Yep the temperatures are becoming less extreme, Sunday was not as warm, the night not as cold, but it was still a substantial drop. In summer the temperature fluctuation does not seem as great. March 30 was 25 degrees up from 4 overnight in Cambridge, that is early.
That foxes every theory about jet streams, ground temperature, sun angle and polar air. I suppose that is why the September October months can still be warm day and night.
If “That foxes” means is “consistent with” then yes.
Although this is mainly a boundary layer effect (up to 2km) high level jet stream and polar air can have an effect at our latitudes. As you know, hot air rising at the equator does not go directly to the poles in a one cell circulation, but is broken up by the Coriolis effect into 3 vertical circulatory cells. Our jet stream forms at the junction of 2 of those cells, where the depressions develop that result in most of our weather. As the depression moves over us stable air at the warm front develops under good cloud cover keeping the ground warm. After the warm sector has passed (behind the cold front) the air is unstable and rising air adds to the loss of radiative heat loss from the ground; typically these are clearer, cold nights with some Cu cloud.



Foxes meaning to outwit or out-think, cunning etc. The trouble is with the jetstrean etc is  that they are present during the summer  yet the temperature dues not seem to fluctuate as it does in spring.
Title: Re: Why in spring are the day and night temperatures so different
Post by: Petrochemicals on 27/04/2021 00:10:36
Quote from: Petrochemicals
jet stream
Petrochemicals, why don't you post the average monthly temperatures for your location, to show us what you mean in the OP?
- So we can see if it is real, or just confirmation bias?


Again Evan not the average. We have had a period of warm days and cold nights, yet the same temperatures in summer are not accompanied by similar swings. This has been accompanied by drough and fires.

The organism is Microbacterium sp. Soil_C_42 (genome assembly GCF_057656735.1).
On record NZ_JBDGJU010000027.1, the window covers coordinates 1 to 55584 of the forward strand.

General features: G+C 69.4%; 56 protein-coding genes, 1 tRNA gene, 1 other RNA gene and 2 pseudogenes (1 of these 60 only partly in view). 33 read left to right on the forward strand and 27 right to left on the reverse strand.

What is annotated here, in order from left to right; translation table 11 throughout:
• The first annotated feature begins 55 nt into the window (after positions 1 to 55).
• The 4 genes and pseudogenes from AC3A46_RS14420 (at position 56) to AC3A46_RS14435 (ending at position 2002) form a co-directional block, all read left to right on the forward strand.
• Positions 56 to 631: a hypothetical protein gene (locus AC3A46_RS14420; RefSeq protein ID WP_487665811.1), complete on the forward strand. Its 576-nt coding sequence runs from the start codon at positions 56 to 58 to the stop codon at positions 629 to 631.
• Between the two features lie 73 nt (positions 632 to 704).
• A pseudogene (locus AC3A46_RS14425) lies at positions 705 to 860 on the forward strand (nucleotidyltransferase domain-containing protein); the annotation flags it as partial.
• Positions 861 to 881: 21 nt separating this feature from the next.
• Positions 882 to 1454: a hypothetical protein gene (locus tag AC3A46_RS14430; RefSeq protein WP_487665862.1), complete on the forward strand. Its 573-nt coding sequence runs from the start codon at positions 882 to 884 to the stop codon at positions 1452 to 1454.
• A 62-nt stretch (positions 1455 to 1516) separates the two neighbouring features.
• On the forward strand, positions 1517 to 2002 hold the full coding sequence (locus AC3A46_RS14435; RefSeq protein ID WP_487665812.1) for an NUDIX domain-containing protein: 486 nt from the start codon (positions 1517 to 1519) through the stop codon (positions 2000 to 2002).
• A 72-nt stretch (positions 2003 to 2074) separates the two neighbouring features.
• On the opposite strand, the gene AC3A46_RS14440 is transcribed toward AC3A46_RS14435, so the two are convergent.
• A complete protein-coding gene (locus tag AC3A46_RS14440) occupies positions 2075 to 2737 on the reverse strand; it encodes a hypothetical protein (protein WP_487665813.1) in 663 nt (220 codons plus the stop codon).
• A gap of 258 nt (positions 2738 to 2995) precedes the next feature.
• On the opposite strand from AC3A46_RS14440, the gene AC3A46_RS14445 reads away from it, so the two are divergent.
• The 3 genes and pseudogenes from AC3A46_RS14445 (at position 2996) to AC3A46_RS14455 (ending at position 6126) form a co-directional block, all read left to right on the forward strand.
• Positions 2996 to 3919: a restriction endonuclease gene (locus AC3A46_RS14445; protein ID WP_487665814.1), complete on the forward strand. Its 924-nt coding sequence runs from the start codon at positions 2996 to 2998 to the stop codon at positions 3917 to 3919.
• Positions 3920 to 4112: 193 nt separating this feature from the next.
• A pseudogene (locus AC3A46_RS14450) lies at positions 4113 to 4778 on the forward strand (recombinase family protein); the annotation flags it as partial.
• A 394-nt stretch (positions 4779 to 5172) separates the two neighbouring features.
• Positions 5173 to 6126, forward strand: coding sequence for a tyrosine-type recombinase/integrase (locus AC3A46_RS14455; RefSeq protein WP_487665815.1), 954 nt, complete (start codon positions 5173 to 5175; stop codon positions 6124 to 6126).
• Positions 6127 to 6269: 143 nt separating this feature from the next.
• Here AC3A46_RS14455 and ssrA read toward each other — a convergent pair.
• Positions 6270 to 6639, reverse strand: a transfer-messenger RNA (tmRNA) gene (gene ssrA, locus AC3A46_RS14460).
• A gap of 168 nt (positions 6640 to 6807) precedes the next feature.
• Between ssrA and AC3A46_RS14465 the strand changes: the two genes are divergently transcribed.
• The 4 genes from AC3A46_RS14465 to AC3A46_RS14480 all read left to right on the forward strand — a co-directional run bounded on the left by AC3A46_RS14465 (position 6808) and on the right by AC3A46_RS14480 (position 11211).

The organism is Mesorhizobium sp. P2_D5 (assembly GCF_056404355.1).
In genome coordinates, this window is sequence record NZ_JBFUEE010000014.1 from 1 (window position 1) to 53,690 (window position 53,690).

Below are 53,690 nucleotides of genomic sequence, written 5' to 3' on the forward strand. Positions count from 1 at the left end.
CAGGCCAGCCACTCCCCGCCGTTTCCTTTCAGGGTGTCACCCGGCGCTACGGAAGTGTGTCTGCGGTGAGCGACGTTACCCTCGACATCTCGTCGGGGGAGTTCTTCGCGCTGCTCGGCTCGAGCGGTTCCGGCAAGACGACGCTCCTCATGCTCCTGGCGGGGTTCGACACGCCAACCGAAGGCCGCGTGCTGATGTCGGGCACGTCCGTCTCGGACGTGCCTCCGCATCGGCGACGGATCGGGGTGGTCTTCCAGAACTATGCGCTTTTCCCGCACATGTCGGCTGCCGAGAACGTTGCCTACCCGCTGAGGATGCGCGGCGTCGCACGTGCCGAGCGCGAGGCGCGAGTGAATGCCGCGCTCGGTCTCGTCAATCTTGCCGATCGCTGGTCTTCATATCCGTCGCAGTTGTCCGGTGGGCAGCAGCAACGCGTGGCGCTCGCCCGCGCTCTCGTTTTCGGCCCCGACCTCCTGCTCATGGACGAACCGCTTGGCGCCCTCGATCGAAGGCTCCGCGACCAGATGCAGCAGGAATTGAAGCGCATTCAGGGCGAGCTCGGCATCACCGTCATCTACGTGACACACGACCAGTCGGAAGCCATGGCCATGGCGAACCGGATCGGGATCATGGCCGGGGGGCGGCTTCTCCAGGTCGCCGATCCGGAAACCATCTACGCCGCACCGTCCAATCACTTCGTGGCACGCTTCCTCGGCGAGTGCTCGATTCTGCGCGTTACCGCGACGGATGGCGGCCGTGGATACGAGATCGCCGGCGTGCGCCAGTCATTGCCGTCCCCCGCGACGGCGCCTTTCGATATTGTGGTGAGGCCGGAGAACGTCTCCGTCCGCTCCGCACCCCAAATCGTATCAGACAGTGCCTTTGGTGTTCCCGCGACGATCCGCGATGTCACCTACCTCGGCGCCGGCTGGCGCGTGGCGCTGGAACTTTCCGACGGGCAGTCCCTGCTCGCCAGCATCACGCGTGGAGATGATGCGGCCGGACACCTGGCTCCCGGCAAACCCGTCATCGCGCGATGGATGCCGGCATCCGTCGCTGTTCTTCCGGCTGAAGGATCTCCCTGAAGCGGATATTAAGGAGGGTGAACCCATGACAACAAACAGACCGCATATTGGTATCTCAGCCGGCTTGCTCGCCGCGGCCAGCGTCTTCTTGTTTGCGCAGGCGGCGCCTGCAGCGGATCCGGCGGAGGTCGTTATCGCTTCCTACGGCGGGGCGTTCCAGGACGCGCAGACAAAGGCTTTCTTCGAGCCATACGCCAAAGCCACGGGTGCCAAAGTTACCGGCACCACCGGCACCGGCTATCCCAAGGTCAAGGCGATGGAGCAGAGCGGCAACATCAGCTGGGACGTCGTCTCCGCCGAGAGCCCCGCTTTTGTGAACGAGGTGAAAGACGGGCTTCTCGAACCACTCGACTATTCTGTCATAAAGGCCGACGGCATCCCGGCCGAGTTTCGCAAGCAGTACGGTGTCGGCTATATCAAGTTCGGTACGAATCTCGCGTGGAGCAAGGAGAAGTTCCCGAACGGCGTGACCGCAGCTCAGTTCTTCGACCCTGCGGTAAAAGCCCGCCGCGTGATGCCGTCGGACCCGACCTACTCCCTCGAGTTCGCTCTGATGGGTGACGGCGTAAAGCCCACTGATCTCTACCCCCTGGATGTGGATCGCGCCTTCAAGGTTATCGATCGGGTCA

https://www.theguardian.com/uk-news/2021/mar/30/uk-records-warmest-march-day-in-53-years-with-245c-temperatures

Title: Re: Why in spring are the day and night temperatures so different
Post by: evan_au on 27/04/2021 03:36:45
Quote from: Petrochemicals
Again Evan not the average. We have had a period of warm days and cold nights, yet the same temperatures in summer are not accompanied by similar swings
So you want to make a generic claim about spring and summer, but you don't want to use averages?

How do you do that?
- On date A in Spring (where I live), the temperature range was X
- On date B in Summer (where I live), the temperature range was Y
- X > Y

That is not a statement about Spring and Summer, that is a statement about dates A and B where you live.

The only way to make a generic statement about Spring and Summer (rather than about dates A & B) is to show the monthly averages.
- So why don't you want to do it? It's easy enough!
Title: Re: Why in spring are the day and night temperatures so different
Post by: Colin2B on 27/04/2021 08:33:10
Foxes meaning to outwit or out-think, cunning etc. The trouble is with the jetstrean etc is  that they are present during the summer  yet the temperature dues not seem to fluctuate as it does in spring.
I don’t see how anything I’ve said foxes jetstream.
As I’ve pointed out, the jetstream is not the sole determinant of our weather and in particular temperatures. However, it does give a good indicator of the lines the depressions will move along which is why it is so useful in forecasting.

Like @evan_au I’m becoming confused about what you are really trying to say.
Look at the chart below, which is for a UK weather station, and reread what Alan and I have written. Can you explain what the problem is that you see?

 [ Invalid Attachment ]
Title: Re: Why in spring are the day and night temperatures so different
Post by: Petrochemicals on 27/04/2021 23:28:37
[
The only way to make a generic statement about Spring and Summer (rather than about dates A & B) is to show the monthly averages.
- So why don't you want to do it? It's easy enough!

Like @evan_au I’m becoming confused about what you are really trying to say.

The temperature drop between night and day in summer is far less than the temperature drop in winter. The post about the desert seemed to understand the theme.

Averages are no good because they are a sum total of various highs and lows, these will average out, days with a lower temperature will reduce the average temperature. I understand the theory of averages but as Colin says overcast days will be less extreme, averages are about as useful as max  highs and lows, which for march are 25 and - 10, but they are not overly helpful, Wales has a temperature difference of max/min of over 40c for March. The average of 5+5+5 is the same as 0+5+10.

What I am trying to say is the day/night temperature difference is greater in spring than summer. I do not recall a temperature of 25 c in summer being followed by a 4c night time temperature.

The graph Colin I cannot see as useful as I can only see 5 to 10 drops per month, not the standard 30 is nights we have in most months.

https://www.dictionary.cambridge.org/amp/english/average-out